2021 . 01 . 01 | written by Karen Marin

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Michael Edwards is unstoppable. Not quelled by the likes of a pandemic, he has been locked down in Sydney for the past ten months, busier than ever despite the lack of travel. Michael met virtually with me to discuss the projects he’s been working on since our last chat in Spring. He also weighed in on a controversial topic before sharing a few closing thoughts on brand activity in 2020.

Michael has been wrapped up in developing and fine tuning two fragrance finder programs with the A.S. Watson (The Perfume Shop, ICI Paris XL, Marionnaud) and Puig groups. 2021 will see the A.S.Watson eCommerce finders roll out to twelve EU and UK markets, the realization of more than two years’ work with eLab, A.S.Watson’s digital unit in Milan. According to Michael, “a tremendous amount of qualitative and quantitative work has been going on behind the scenes to try to identify the routes people take when shopping online. The result is an eCommerce tool that’s both accurate and intuitive: https://www.theperfumeshop.com/fragrance-finder.

2021 developments will focus on transaction data to identify how people actually shop online and instore after using the fragrance finder. Expanding on the types of queries, Michael explained “Do visitors come back once, or twice? What proportion makes a purchase after the second, third or fourth visit? Any correlation between in-store purchases? A.S.Watson’s team drives us to an extreme, but the results are so rewarding.”

The other eCommerce initiative that excites him is Fragrances of the World’s partnership with the Puig Group. Their first eCommerce finder, for Nocibé France, debuted in February: https://www.nocibe.fr/DiagParfum?connect=true. “Le Diagnostic Parfum is a totally different approach to fragrance recommendations and the results have been more than promising. 2021 will see the program roll out to other markets.”

The next big project that Michael plans to release in 2021 is his “baby” Match It online program. This tool, customized for each retailer, works brilliantly on a smartphone or online by providing in the blink of an eye three alternatives to the fragrance entered into the search bar, showing the fragrance bottle image, the brand, year of launch, fragrance family and three key notes. Referencing over 35,000 fragrances and priced at € 575 per month or € 6,900 annual fee, it’s an economical option for smaller retailers. Conveniently, it can be attached to any site in a few short minutes. Genius!

Michael hinted at another project which is destined to help protect brands from counterfeiting. Recently revealed at the ScentXplore 2020 event held December 5th, Authena consists of an electronic non-removable tag that can be affixed to any fragrance, worldwide. When in store the consumer can scan the fragrance and the Authena app will attest to the authenticity of the product. This project is the brainchild of Alessandro Brun, founder of Masque Milano, who collaborated with Michael and his encyclopedic database. The Authena app is available in Play Store.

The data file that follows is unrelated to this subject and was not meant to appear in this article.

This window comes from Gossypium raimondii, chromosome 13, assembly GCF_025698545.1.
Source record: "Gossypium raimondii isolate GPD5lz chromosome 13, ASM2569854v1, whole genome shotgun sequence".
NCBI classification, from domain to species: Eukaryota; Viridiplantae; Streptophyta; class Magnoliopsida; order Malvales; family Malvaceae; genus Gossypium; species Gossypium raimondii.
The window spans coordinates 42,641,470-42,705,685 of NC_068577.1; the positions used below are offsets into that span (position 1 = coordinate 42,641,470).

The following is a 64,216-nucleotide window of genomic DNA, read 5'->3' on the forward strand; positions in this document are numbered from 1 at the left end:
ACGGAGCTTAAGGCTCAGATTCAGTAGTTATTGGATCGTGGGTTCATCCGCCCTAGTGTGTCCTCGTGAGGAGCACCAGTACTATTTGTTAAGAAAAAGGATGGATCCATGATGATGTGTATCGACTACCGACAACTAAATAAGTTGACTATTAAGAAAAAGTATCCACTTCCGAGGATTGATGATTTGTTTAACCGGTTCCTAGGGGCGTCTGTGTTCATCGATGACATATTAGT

Our ensuing conversation shifted to fragrance launches and trends. Michael reminded me that in 2019 Fragrances of the World listed over 3,100 new fragrances. “Covid-19 impacted launches this past year but not as much as one might have expected. We anticipate that in 2020 the number of launches will reach about 2,200. “ How the brands are getting sales is an intriguing question. Michael observed “The major brands are tying up with retailers well in advance, they’re putting online program and support together, and their PR is pretty good.” He feels niche brands have been a bit less strategic in their approach. Michael continued “Niche is growing up. It remains special but the market is crowded. So often, niche brands don’t convey why they are so special. They say they’re expensive. They say they use rare ingredients. OK, so do a thousand others. They rarely talk about the story, about the creation or why they came up with this or that. In a conversation last year, I asked a fairly established niche perfumer if he liked my book, Perfume Legends? Oh, he said. It’s genius. ‘Then why don't you write your own legend?’ I asked. Perfume Legends is just a template on how to tell a story! “ This is wise advice!

We then turned to the growing debate on whether the name Oriental, for the Oriental fragrance family, should be changed. Michael has polled a few industry insiders from around the globe, and so far, the opinions vary. “It’s an interesting conundrum. Some say it’s racist, but there’s little evidence that the term is actually a racist epitaph. it’s outdated, others say.” Look for this topic to fuel discussions in 2021.

On a final and upbeat note, Michael mentioned that reports indicate that in lockdown, fragrance has become a pleasure that people can share. “We're back to the kind of awe and pleasure that people had twenty years ago in the eighties. Fragrance is back to being luxury and something special.”

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